After two attempts, Draco was able to cast the spell. Four numbers appeared in the air before him: four, thirteen, seven, and one. According to the book, that meant his dominant personality trait was "calculative", followed by "determined", "good-humored", and "loving". Quite certain that the numbers meant nothing and that Beaufort simply discovered a way to make random numbers appear in the air, Draco closed his book and waited for his classmates to catch up with him. Spellwork, he could do. It was the number charts and the essays that caused all of his headaches.


As he waited, he glanced at Granger. She, too, had conjured the numbers of thirteen and one, though her other two numbers were six and fifteen. Curious, he opened his book again and peeked inside. The six stood for "courageous" and the fifteen stood for "friendly". This, to him, was proof that the numbers were meaningless. He had known the girl for years and never would he have considered her to be friendly.


"Did you see?" he heard Juliette squeal. "He had a one!"


"He did not," her blonde friend argued. "You're just seeing things."


"No, he really did!"


Draco dropped his elbow to the table and rested his chin in his palm. The class could not end quickly enough.






Wednesday passed by quickly, and before he knew it, Draco was in Slughorn's classroom once more. The potion that they were assigned was called a Sniffle-Snuff Potion, which Draco noticed smelled eerily similar to Dr. Mudhock's Cough-Away Spray, a remedy that the house-elves of Malfoy Manor gave him when he was ill as a young boy. The banana-scented elixir reminded him of many nights of endless vomiting.


Like a few of his classmates, Draco had finished early, and judging by the complaints that he heard, he was not the only one that was unimpressed by the sickly-sweet aroma of banana oil. He tapped his fingernails against the flagon of thick, yellow syrup and waited for the end-of-class dismissal. In his peripheral, he noticed Granger stirring fervently, tongue poking out the side of her mouth and perspiration thick upon her brow. A scroll of parchment sat on the table beside her. Draco wondered why she took so many notes if she never was going to look at them while she brewed her potion. It did not make any sense.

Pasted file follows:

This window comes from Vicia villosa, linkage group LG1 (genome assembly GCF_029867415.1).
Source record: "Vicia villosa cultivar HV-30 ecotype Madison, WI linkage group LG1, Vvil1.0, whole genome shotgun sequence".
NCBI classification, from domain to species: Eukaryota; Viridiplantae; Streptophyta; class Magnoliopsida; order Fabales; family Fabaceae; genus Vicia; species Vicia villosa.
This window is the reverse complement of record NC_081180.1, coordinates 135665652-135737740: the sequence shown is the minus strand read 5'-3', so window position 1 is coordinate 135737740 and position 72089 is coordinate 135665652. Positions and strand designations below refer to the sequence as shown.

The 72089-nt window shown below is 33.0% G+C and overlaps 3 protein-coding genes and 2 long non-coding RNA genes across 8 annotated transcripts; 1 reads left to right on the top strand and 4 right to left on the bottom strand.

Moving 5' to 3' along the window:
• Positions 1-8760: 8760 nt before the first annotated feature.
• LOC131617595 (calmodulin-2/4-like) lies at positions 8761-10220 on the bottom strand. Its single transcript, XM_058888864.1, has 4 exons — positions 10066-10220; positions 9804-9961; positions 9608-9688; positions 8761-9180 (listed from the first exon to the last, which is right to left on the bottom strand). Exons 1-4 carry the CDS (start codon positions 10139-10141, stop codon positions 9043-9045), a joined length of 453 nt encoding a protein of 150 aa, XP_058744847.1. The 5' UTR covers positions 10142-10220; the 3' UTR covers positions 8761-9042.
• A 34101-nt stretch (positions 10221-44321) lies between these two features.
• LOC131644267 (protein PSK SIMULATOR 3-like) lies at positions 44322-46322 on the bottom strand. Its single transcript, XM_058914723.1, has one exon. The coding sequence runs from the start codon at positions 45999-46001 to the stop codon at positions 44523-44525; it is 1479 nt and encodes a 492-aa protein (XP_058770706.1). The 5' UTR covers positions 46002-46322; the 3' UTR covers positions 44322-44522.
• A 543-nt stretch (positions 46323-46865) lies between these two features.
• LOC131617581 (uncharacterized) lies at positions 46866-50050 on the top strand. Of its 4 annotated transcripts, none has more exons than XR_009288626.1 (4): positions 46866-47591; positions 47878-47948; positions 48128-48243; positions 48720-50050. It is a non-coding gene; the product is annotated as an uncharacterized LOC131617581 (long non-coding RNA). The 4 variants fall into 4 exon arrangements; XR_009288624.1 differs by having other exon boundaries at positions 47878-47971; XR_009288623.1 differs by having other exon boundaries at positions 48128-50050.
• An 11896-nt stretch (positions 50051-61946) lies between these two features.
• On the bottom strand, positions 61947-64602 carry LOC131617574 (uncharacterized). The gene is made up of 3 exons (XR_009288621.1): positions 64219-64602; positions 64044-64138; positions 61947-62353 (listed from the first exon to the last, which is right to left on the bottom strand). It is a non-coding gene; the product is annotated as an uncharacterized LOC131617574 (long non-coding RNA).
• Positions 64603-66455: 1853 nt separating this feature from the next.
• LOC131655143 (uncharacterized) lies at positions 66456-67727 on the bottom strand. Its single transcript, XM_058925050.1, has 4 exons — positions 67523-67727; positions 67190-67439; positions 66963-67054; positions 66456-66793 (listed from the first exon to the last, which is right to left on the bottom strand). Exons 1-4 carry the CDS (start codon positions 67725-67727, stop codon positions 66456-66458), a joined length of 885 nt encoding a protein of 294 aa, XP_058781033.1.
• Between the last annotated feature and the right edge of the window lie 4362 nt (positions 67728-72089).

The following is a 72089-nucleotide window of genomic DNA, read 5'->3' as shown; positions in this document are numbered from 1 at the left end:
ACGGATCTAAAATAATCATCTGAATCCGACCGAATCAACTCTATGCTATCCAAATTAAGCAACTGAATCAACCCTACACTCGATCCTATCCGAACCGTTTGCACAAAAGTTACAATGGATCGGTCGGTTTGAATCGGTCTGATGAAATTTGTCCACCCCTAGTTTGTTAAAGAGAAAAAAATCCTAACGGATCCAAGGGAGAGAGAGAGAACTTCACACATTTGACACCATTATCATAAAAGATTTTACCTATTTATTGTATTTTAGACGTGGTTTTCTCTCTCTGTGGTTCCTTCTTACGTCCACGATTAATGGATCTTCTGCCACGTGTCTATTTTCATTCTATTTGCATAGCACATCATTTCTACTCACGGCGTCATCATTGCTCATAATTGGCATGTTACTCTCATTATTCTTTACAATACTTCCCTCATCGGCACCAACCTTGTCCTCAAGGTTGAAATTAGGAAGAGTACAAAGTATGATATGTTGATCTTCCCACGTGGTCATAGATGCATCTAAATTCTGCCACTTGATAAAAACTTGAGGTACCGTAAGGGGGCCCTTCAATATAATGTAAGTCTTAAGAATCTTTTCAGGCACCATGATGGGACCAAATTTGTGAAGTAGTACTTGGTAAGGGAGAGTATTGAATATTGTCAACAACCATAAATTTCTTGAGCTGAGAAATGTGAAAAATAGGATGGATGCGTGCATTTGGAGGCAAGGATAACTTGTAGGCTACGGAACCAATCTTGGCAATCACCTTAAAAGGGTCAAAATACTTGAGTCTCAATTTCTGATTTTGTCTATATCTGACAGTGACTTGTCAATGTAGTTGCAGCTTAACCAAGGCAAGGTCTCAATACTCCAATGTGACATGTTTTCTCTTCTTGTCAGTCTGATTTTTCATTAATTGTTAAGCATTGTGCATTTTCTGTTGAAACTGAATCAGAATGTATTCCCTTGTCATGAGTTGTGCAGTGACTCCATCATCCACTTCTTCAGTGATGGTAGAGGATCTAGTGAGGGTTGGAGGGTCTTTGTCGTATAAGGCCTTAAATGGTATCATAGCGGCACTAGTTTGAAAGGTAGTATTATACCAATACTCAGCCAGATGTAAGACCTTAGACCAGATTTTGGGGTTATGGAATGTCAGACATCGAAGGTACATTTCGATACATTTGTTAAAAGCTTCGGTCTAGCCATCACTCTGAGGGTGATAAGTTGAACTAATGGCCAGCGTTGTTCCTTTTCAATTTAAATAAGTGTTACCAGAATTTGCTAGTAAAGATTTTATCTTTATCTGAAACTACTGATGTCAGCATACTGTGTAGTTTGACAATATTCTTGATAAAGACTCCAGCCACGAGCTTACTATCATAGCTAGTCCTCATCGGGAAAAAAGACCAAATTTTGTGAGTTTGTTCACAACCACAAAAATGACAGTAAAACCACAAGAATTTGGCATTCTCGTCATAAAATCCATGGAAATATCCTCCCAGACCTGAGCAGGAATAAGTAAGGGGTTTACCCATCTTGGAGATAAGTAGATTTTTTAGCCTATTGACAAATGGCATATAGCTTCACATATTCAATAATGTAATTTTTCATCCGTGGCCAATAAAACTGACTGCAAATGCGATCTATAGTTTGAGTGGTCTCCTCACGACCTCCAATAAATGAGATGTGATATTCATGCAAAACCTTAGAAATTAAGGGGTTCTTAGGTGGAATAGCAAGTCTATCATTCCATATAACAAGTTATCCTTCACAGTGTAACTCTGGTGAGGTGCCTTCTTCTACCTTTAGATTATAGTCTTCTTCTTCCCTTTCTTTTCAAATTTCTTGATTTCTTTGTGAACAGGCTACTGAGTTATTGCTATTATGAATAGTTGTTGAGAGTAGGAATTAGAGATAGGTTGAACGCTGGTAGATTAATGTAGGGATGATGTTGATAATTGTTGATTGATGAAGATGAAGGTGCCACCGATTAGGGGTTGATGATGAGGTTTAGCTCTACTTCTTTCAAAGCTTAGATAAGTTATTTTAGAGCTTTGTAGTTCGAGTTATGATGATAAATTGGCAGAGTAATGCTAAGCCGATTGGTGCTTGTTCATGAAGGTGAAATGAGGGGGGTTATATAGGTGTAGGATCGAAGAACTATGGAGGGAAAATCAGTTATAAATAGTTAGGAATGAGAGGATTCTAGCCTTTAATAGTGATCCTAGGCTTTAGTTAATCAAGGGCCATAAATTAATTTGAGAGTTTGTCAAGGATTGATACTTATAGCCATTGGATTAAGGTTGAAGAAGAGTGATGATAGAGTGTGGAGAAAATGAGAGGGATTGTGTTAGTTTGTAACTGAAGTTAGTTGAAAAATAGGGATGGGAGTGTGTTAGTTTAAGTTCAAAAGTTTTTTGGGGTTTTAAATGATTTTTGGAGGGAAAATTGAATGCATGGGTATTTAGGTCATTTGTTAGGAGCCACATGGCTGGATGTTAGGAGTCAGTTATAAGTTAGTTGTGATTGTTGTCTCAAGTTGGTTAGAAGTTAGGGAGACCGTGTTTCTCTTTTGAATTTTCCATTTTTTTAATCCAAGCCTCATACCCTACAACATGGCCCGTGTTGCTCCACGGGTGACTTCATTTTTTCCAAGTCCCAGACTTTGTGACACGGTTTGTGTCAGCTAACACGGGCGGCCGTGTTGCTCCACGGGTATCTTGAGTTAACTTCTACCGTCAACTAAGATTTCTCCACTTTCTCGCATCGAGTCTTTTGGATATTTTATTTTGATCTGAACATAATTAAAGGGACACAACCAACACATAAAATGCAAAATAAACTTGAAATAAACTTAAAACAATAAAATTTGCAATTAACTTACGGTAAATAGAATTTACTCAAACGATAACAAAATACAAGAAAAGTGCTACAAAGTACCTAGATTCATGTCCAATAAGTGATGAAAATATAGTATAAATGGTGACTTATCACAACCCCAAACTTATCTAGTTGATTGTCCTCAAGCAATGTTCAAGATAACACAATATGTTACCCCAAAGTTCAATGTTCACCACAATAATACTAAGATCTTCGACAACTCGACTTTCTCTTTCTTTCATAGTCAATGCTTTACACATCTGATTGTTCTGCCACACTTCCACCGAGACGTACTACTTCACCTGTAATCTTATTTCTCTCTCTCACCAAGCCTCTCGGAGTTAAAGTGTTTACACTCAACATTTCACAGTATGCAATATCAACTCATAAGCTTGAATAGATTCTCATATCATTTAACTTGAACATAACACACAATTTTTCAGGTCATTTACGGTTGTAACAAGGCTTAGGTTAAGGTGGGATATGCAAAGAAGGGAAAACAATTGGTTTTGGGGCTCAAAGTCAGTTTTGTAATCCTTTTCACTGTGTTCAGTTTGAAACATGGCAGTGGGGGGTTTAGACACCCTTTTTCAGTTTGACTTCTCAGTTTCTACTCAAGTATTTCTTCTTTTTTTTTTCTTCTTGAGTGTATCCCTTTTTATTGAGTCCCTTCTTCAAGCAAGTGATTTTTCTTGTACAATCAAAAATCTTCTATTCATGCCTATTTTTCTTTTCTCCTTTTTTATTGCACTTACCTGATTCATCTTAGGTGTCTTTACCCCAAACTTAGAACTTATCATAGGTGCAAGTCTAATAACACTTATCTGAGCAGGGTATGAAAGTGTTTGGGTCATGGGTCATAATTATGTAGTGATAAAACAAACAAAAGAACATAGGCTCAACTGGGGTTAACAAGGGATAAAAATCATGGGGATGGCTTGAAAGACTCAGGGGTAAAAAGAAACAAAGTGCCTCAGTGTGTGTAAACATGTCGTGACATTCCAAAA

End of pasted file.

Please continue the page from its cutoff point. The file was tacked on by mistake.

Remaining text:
Just as he turned his attention away from the perplexed Gryffindor, he caught Pansy saying something to her redheaded friend. She was making wild gesticulations, occasionally gesturing him with the utmost blatancy.


"...and I'm telling you, it was no bigger than my pinkie. All that Death Eater nonsense was probably overcompensation."


Blood boiling, Draco clenched his fist. He was determined to march over to Pansy and shout at her for lying through her teeth. However, just as he stood up, he was bombarded by a cloud of sour, nauseating smoke.


"Oh! Oh no! Malfoy, I'm sorry, I—"


"You stupid, filthy Mudblood! How dense are you?" he choked. The words fell from his lips so fast that there was no stopping them. "I can't see a bloody thing!"


"Mr. Malfoy," he heard Slughorn gasp. "I will not tolerate that kind of language in my class. Miss Granger—oh it's quite alright. There, there..."


Slughorn must have done something, because suddenly, the pink cloud was gone and he was staring grimly at Draco. Granger peeked out from behind the wide professor, her expression apologetic.


"It seems a trip to the hospital wing is in order. Class is dismissed, everyone. Miss Granger, Mr. Malfoy, please come with me... Fanged Geranium leaves are usually mild but when you mix them with doxy hide and apply too much heat... oh, I'm sure you're both fine. McGonagall has gotten a bit strict with the protocol for potion-related injuries... That's all. After that first-year boy went blind in his left eye—or was it his right?—oh, no matter..."


Draco trailed behind the rambling Potions master and Granger. How many times would she go to the hospital wing before she learned how to follow the instructions in the book? He hoped that she would learn soon, because with his luck, she was going to kill them both.




Madam Pomfrey gave him several tasks to complete before she would let him leave. First, he had to breathe in as deeply as he could. Then, he had to hop on one foot for thirty seconds. The tests continued in varying degrees of bizarreness, some as simple as balancing a quill on his forehead and others as complex as naming ten headmasters and headmistresses in alphabetical order. Granger, who was receiving the same treatment, barely passed the balancing test, but answered the history questions without pause.


"You seem to be fit as a fiddle, Mr. Malfoy," Madam Pomfrey announced, seconds after releasing the girl that sent him to the hospital wing. "However, you could gain some weight and your focus seems a bit strained, so I would like to recommend that you get in a good meal and a good night's rest in the near future."


Rest was a distant memory. Alas, Draco decided it was better to let her believe that he would do as she asked.


"Speaking of a good meal, I see no reason that you can't join your friend in the Great Hall. You missed your final hour, but you'll be excused, of course, if you weren't on a free period," she went on. "If you start to feel dizzy or if your ears start to bleed, please do come back. Sometimes Fanged Geranium gas can take a little while to start showing symptoms..."


With a nod, Draco left the hospital wing. His stomach was growling, but he did not intend to go to the Great Hall to listen to Pansy insult him. Instead, he was going to go to his room. He had preemptively hidden several sugar quills and Chocolate Frogs for times such as these so he wouldn't starve, though he rarely felt the need to indulge.


"Mr. Malfoy, a word."


To his annoyance, Professor Slughorn had been waiting for him outside of the hospital wing, and Granger was standing beside him. The grave look on the professor's face told him that the conversation they were about to have was not going to be one that he would enjoy.